Note that the PV diagnosis (Wu et al. 2003) applied in W09 provides one approach to investigate the steering contribution from the synoptic weather system indicated by the ADSSV sensitivity. H09 stated that tests need to be performed to determine how perturbations to the initial condition vorticity would impact the steering of Shanshan. Indeed, we have conducted this part of work and are about to submit a follow-up paper reporting our new findings. Here we include some result highlights from our validation experiments in response to the helpful suggestion from H09.

W09 identified the sensitivities associated with the midlatitude trough and the subtropical high from the ADSSV signals (see Fig. 3 of W09), which is well supported by the PV analysis. Here the validation experiments are conducted by comparing the simulations in the forward model between the perturbed and unperturbed initial conditions. The vorticity within the 800-km-radius circle (see Fig. 2 about the initial vorticity perturbation region with center indicated by the symbol X) from the midlatitude trough system is perturbed (e.g., the maximum vorticity associated with the trough at 500 hPa is reduced by 50% from 9.4 × 10−5 s−1 to 4.7 × 10−5 s−1; i.e., the perturbation is added to weaken the trough system) following the procedure developed in Wu et al. (2009c) to obtain the dynamically balanced initial flow and mass fields. The perturbed and reduced vorticity between the two circles in Fig. 2 increases in linear proportion with radius and regains its original value at the periphery of a larger circular domain. The forward model is rerun with the newly perturbed initial condition. The perturbed experiment (PERT) is then compared with the unperturbed forecast (CTRL) to validate the impact of the perturbation in the sensitive region (from the ADSSV signal) on the model.

The 850–250-hPa deep-layer-mean (DLM; i.e., steering) winds of CTRL and PERT are calculated by removing the axisymmetric flow relative to the storm centers from CTRL and PERT, respectively. Despite the slight shift of storm centers between CTRL and PERT, the DLM steering flows of CTRL and PERT, respectively, can be easily derived here. The problem of the unrepresentative mean flow due to the use of the incorrect center implied in H09 does not exist in our study. The time evolution of the difference in the DLM steering winds between experiments PERT and CTRL is shown in Fig. 3. The large DLM steering wind difference (with a maximum of about 5 m s−1) at the initial time (Fig. 3a) occurs to the south of the perturbation center and is mainly anticyclonic due to the weakening of the trough in PERT. This anticyclonic flow pattern continues and expands at the 12-h forecast time (Fig. 3b). Following the model integration, the signature of the above DLM wind difference pattern propagates along with the midlatitude trough into the original ADSSV verifying area (as shown in the dashed square box based on the 48-h storm center of CTRL; Figs. 3c–f). In addition, it is also identified that the impact extends to the east of Japan and farther downstream (upper-right features in Figs. 3c–f). It is notable that the initial vorticity perturbation associated with the trough in northern China would 48 h later influence the DLM steering wind around Shanshan in the verifying area.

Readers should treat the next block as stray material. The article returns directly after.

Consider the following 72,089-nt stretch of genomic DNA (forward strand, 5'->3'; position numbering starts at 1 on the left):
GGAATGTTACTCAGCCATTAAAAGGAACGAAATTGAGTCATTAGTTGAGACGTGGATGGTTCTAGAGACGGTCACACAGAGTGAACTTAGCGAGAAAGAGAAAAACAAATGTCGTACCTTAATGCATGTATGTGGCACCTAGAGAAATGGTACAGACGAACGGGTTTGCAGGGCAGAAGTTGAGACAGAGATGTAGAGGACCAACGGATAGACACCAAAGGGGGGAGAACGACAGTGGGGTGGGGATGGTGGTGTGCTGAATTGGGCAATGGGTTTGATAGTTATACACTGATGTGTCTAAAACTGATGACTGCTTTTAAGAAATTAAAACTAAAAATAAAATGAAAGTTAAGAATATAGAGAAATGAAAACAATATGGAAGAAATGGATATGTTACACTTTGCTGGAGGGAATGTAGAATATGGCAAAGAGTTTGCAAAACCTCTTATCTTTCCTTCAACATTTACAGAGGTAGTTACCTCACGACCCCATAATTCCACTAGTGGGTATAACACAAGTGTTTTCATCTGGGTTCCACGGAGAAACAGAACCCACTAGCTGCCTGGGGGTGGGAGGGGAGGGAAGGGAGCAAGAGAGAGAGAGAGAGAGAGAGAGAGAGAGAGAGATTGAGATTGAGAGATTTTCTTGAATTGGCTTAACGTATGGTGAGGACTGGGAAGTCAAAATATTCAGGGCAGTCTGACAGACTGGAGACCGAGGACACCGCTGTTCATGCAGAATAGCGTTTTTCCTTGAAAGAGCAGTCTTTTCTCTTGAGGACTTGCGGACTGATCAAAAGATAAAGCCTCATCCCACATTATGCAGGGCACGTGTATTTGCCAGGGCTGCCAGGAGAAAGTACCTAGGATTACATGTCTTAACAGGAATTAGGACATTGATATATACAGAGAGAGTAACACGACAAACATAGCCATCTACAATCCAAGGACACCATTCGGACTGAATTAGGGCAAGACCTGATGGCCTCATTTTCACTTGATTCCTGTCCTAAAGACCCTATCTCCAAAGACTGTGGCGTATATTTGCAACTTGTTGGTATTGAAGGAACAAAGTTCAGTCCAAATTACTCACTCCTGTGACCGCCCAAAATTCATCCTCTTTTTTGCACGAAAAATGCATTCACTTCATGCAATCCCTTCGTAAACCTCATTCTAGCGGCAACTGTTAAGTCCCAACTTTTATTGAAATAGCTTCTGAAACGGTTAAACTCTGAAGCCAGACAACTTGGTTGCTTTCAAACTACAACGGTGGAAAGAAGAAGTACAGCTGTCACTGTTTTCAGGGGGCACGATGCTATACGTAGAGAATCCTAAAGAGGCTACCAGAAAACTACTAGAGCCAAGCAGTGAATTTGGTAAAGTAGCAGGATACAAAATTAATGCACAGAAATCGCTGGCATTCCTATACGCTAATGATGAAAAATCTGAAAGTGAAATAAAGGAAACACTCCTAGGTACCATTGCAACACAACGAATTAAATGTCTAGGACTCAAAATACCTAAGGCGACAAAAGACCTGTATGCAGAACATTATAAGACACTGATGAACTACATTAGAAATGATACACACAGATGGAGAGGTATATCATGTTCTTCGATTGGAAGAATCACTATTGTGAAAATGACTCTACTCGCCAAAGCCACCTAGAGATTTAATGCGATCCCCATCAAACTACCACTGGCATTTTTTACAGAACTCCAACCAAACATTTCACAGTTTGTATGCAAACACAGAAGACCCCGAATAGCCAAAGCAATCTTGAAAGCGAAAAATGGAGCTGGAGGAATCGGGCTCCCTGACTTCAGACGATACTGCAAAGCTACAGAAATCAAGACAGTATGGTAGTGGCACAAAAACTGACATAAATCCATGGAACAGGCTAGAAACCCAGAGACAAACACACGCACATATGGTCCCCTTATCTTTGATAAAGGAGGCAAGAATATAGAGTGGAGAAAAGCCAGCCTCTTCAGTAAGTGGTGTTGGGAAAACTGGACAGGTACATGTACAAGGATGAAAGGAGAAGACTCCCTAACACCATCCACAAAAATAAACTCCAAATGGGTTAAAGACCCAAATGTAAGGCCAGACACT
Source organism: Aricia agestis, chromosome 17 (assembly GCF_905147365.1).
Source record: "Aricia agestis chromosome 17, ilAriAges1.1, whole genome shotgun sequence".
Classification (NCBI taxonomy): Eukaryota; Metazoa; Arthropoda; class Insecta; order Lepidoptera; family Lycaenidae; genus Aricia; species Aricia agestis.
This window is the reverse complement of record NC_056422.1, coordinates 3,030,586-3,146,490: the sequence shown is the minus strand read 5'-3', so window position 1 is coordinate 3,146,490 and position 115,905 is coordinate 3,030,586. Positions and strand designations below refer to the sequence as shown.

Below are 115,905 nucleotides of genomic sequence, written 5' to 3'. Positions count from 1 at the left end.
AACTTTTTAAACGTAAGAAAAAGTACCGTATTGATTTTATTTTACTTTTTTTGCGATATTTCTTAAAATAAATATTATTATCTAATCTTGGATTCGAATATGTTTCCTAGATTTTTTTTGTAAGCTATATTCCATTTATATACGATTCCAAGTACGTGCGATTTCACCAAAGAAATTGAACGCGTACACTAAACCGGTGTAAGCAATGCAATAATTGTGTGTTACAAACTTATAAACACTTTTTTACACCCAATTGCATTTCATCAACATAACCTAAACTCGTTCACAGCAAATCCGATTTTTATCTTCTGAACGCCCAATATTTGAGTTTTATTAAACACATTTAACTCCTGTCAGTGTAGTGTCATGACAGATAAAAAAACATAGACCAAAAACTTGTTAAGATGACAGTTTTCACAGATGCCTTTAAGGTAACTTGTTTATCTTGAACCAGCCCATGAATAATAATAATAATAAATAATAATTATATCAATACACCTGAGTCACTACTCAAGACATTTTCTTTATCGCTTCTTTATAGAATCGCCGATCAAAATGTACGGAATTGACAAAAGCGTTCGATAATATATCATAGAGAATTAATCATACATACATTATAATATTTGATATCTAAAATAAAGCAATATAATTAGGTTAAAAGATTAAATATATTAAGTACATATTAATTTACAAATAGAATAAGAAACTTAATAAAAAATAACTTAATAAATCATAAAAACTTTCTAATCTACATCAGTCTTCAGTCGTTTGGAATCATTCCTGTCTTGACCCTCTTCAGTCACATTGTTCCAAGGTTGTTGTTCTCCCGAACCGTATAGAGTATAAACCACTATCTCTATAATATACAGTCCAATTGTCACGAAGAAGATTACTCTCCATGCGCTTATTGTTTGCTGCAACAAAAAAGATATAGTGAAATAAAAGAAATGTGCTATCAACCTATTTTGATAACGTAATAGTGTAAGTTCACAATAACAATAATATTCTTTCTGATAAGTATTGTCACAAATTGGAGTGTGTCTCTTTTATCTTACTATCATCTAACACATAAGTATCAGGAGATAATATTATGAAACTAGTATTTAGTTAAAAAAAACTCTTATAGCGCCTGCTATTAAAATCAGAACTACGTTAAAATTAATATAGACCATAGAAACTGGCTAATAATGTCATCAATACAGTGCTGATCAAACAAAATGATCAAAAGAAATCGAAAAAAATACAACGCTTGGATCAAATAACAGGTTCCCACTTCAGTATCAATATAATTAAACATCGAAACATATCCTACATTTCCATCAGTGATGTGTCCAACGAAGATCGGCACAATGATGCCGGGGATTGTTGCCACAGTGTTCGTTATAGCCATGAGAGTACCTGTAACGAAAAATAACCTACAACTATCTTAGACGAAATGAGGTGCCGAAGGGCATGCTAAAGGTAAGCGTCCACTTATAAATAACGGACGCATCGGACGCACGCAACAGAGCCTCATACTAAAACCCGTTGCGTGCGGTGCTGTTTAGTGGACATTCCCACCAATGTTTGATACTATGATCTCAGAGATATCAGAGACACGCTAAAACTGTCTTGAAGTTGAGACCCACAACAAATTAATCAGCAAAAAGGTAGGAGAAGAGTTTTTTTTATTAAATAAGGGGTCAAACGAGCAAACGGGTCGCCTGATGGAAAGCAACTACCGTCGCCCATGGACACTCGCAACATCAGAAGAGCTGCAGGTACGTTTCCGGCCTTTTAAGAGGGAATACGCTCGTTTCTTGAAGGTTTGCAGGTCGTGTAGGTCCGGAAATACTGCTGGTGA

The comparison between the ADSSV patterns and changes in the DLM steering flow around Shanshan at the verifying time due to the perturbation of the midlatitude trough is conducted here to investigate how perturbations would affect the steering of Shanshan. To compare the difference between the DLM steering flows of CTRL and PERT with the direction of the ADSSV signal near the trough region (see Fig. 2), we calculate the areal average of the DLM steering flows of both CTRL and PERT over the verifying area. (Note that in this case, since the axisymmetric wind component has been removed, the DLM steering wind is generally uniform around the storm. Therefore, the areal average would show no sensitivity to the difference of the storm centers between CTRL and PERT. In other words, the issue raised from the artifact calculation of H09 does not apply here at all.)

In Fig. 4, it is found that the areal-average DLM steering flow in CTRL (thin solid vector) is stronger than that in PERT (thin dashed vector). The difference of DLM steering flows between PERT and CTRL, as indicated by the bold solid vector in Fig. 4, shows a south-southwestward vector, indicating that when the midlatitude trough is weakened at the initial time in PERT, the steering flow at the verifying time is reduced, while the northward movement of Shanshan is also slowed down. This is generally consistent with the signature of the ADSSV averaged over the perturbation region in northern China (see Fig. 2), which is pointing northeastward in Fig. 4 (bold dashed vector), that is, following the definition of ADSSV in W07 and W09, the increase (reduction) of the vorticity at the initial time at the region will lead to change of the mean steering flow toward the northeast (southwest). Again, note that this result has nothing to do with the argument from H09 concerning the problem induced by the different storm center in the perturbed experiment.

3. Final remarks

In this reply, we have clarified the issues raised in H09 concerning the appropriateness of the definition of ADSSV in W07 and W09. We elaborate that the numerical experiment in H09 is fine in itself, but it does not provide evidence to indicate that the design and physical interpretation of ADSSV are inappropriate. Some highlight results from our validation experiments are also included in this reply to address the dynamical interpretation of the ADSSV. The key points are summarized in response to the major issues outlined in the conclusion of H09: